While Viejas Arena (formerly Cox Arena) at San Diego State and The Pit at New Mexico are traditionally tough places to play (although BYU has had a lot of success at The Pit), Rose said that isn't really because of the buildings themselves but rather the opponents that they house.
"Well I don't think that it's so much the places as it is the players and coaches. I mean, they're good players and they're real good coaches, and I think this team [BYU] has been able to embrace the challenge of going into historically successful arenas."
Of course, the Cougars haven't gotten to where they are by dwelling on games down the road. Right now, they aren't worrying about New Mexico and are focused squarely on 14-5 San Diego State (3-2 in the MWC).
Rose said the Aztecs play together and they play really tough inside.
"Well, I think that they've got a great frontline. That's their real strength. [They're] real deep, real athletic. They really rebound the ball well, and they play within themselves."
Rose joked that while Cox Arena was a tough place to play, it will be all different now that it has been renamed to Viejas Arena.
Actually, while SDSU – according to Rose – used to be one of the best places for BYU to play a road game because it was like playing at a neutral site thanks to the high turnout of Cougar fans and low turnout of Aztec fans, those days are long gone.
"It's probably one of our bigger challenges that we've had this year and this team's kind of responded to most every game we've put out there, so we'll see how we play," said Rose. "I think we're playing pretty well right now, and I'm really excited to get down there and see how we do."
While Rose may be excited, San Diego State has been second only to UNLV in terms of the toughest MWC team to beat on the road since he became head coach. Nevertheless, last year the Cougars beat SDSU on the road for the first time in five years.
Thanks in large part to a big outing from Jimmer Fredette and some tough zone defense in that game, BYU was able to come back from a 14-point deficit in the second half and win 69-59. That prompted former Aztec Lorrenzo Wade to publicly express great displeasure and embarrassment at letting Fredette come in and score 28 points (his career-high at the time), something he said there was no excuse for.
With all due respect to Wade, Fredette is a special player with a knack for scoring. But, what remains to be seen is whether or not Fredette, who is coming back from a bout with mono, will have another game like that in him when returns to Montezuma Mesa.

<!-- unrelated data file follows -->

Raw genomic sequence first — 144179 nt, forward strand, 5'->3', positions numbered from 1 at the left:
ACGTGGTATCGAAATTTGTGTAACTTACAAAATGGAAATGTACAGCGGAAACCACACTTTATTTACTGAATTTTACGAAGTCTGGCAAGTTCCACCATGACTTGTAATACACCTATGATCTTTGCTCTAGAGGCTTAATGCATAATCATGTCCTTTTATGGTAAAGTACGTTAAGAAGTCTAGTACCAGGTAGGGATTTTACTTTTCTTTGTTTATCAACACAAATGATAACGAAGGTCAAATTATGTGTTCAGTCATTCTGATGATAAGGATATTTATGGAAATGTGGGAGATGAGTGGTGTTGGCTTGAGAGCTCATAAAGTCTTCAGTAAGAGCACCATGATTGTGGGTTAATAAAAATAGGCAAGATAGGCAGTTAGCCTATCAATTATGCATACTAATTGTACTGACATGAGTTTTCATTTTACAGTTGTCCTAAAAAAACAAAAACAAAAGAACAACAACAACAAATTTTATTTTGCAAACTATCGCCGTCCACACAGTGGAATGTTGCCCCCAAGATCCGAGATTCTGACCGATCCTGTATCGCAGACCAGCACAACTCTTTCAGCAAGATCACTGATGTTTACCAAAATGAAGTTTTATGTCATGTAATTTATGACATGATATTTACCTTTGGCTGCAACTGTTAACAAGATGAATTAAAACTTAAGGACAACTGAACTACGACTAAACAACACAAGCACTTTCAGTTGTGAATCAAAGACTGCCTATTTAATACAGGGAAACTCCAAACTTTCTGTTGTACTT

The junior point guard did say on Thursday that he was probably still around 90-95 percent full strength, and that his energy level is definitely getting better. Based off of his big showing against the Aztecs last year and all his other high-scoring games, Fredette is anticipating some extra attention from SDSU's defense. However, that's something he said he's seeing with all MWC teams.
"They do a good job of trying to take me a little bit out of my comfort zone, and I'm sure that's what they're trying to do, and I just have to be aggressive and take what the defense gives me no matter what it is – if I've got to be more aggressive scoring or passing or whatever it is. But I just try to go out and play my game and do what I do and not worry too much about what they're doing to me."
For the Cougars to win these upcoming games in tough road environments, Coach Rose said his team needs to keep playing like it has played. According to him, that means relying on each other, sharing the ball, avoiding contested shots, and knowing that each team's preparation for them will be really detailed.
Hartsock Playing With Heart
Coach Rose had high praise for Noah Hartsock's development this season.
"We're really excited about his progress. We did expect this to happen, we really needed it to happen. We knew that last year we kind of tried to force this on him, and his body just wasn't ready to take it. But he worked really hard over the summer, he avoided injury, and he's really playing with a lot of confidence."
Rose said there was no regret over not redshirting him last year despite the fact that Hartsock was fresh off a mission and was battling injuries. According to Rose, last season was a valuable learning experience for Hartsock.